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Self-care is not a luxury; it’s part of your job description



At the heart of self-care is our relationship and connection to ourselves. As part of our job, it means that being in tune and understanding what we need to be our most constructive, effective, and authentic self. So, it’s more than physical health, it’s about paying attention to other key things, including our mind, emotions, relationships, environment, time, and resources.


Self-care techniques and general lifestyle changes can also help manage the symptoms of many mental health problems. They may also help prevent some problems from developing or getting worse. Self-care comes from an intention to stay connected to our true selves and our overall mission, asking ourselves: Who and what can support and aid the positive contribution I hope to make?


It’s important to weave self-care naturally into the course of our workday. Here are four tools that can work, although self-care is highly personal, so rather than being an exhaustive list, these ideas are meant to get you thinking.


Self care


Give yourself a break. We are often our own harshest critic. When the weight of accountability or perfectionism kicks in, ask yourself: “What would I say to a colleague or friend in the same situation?” By keeping your internal critic at bay, you can create the right psychological conditions to accelerate through periods of rumination or self-doubt more quickly.


Celebrate success.  Most of us can’t remember what we did last week because once we’ve completed or deal with something, we’ve already moved on to the next thing. Instead, hit the pause button with yourself and your team to take a look back at a previous week, month or quarter, and name or write down what went well or what felt particularly satisfying. This kind of debrief can help you and your team stay connected to passions, highest contributions, and actions that actually add value.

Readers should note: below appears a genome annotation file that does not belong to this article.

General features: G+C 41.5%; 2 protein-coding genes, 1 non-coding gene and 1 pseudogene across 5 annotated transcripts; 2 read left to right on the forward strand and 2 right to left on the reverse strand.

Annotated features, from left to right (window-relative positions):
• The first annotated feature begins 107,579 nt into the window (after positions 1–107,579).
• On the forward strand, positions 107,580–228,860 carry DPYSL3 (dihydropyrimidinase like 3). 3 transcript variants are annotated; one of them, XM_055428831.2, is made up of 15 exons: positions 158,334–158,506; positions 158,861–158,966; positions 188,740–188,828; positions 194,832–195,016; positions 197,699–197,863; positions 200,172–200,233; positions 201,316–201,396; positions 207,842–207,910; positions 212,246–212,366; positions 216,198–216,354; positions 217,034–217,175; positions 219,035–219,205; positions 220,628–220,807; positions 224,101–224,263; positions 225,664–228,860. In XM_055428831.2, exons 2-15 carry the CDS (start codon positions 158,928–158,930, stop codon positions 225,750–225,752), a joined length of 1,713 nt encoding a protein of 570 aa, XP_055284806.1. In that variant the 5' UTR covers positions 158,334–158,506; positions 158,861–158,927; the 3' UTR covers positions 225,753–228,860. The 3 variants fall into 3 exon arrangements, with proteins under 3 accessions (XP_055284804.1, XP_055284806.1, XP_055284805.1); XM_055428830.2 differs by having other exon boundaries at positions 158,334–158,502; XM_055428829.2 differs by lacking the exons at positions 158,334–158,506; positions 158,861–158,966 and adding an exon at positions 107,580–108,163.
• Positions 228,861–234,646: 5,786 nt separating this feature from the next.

Surround yourself with good people. Healthy and supportive relationships are a critical part of self-care. Notice who feeds your energy and who drains it. Set more boundaries with the drainers. Invest in those who inspire and support you and who understand what it means to have a healthy give and take. The same goes for your relationships outside of work. Don’t let work cause you to neglect the most important people in your life. Use breaks during the day, or perhaps your commute time, to call friends and loved ones, and carve out plenty of time outside of work to nurture relationships.


Recharge and reboot. Be aware of your energy levels. For most busy people, getting eight hours of sleep every night is (sadly) not realistic. But it’s important to at least try to refill your gas tank during the week, so designate a night to get in some extra sleep. It’s equally important to build restoration breaks into your workday. For example, try scheduling more walking meetings, or make a point of having lunch away from your desk with a colleague or friend.